Why is dieting so bad? As I’ve mentioned previously, most of us are born with the innate ability to know what our bodies need and when. We slowly lose this ability through social conditioning or for other reasons. Some of these reasons being:
- eating because we are stressed or bored;
- eating convenience foods that are fattening because we don’t have time to prepare healthy meals.
One of the main reasons we lose touch with the deeper wisdom of our body is through dieting. Most diets advocate eating certain foods, cutting out other foods and eating at certain times. This often forces you to go against what your body needs, eat at times when you are not physically hungry or to feel deprived after cutting out foods you like for a long period of time. The more you do this, the more out of touch with your body you become and the less likely you are to know when you are hungry and when you are full and what foods to eat to nourish your body.
The truth is that your body has different needs on different days and in different season. If you are going to follow a raw-food diet in the middle of a cold winter, your body is going to feel cold on the inside and probably start craving warm baked foods. If this craving overtakes your will-power, you might find yourself binging uncontrollably on warm buttered bread, then feeling deflated and angry with yourself for breaking your diet.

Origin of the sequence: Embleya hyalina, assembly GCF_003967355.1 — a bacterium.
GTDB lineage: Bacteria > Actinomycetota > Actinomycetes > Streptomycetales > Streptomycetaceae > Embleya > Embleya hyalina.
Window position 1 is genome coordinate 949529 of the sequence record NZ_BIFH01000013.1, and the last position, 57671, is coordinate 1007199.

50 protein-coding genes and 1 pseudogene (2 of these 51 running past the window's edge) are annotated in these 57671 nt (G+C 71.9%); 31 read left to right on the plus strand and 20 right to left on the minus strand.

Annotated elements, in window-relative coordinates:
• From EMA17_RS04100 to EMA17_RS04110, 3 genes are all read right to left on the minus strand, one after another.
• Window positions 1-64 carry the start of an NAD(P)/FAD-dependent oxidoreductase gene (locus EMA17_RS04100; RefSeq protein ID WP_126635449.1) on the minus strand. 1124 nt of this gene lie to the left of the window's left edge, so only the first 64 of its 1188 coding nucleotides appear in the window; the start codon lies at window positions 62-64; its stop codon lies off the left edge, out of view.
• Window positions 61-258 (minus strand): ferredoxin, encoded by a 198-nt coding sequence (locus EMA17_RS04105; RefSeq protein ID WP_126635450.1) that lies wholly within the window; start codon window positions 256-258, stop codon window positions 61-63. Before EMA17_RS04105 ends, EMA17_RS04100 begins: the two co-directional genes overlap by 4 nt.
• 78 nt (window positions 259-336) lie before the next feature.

Food has an energetic quality, just as your body does. If you don’t balance your body’s energy with the energy of your food and environment, you won’t feel good. By food energy, I’m not referring to calories, I’m referring to its qualities to warm, cool, invigorate or calm.
Dieting can make you feel worse about yourself because you start to judge your success by how well you follow the rules of the diet. When you break the diet, you feel like a failure and this might make you eat worse and more than you did before.
Eventually you become judgemental of all food, seeing it as ‘good’ or ‘bad’, ‘healthy’ or ‘unhealthy’. This goes completely against the mindful eating principle of non-judging. You also judge this food according to what the diet says, and not what your body is telling you.
If, like me, you have been on multiple diets, you will know this cycle all too well. You will know how it feels each time you put your hopes into a new diet to help you gain control of your weight and then feel a failure and more out of touch with your body each time you can’t maintain the diet. You lose control and put on all the lost weight, until you find the next diet. And so the yo-yo diet cycle continues.
How do you stop this cycle? How can you lose weight and gain control of your eating without dieting? The answer is Mindful Eating. Let’s look at some of these mindful eating practices that can help you.
Mindful Eating Practices
Keeping the principles of mindful eating in mind, let me introduce you to some mindful eating practices you can start putting into place. Don’t try and change everything at once. All habit changes take time. It’s better if you choose one new practice at a time, once that practice is feeling more natural to you, try adding the next one. Give yourself at least a week of consistently incorporating each practice into your daily life.[Read More…]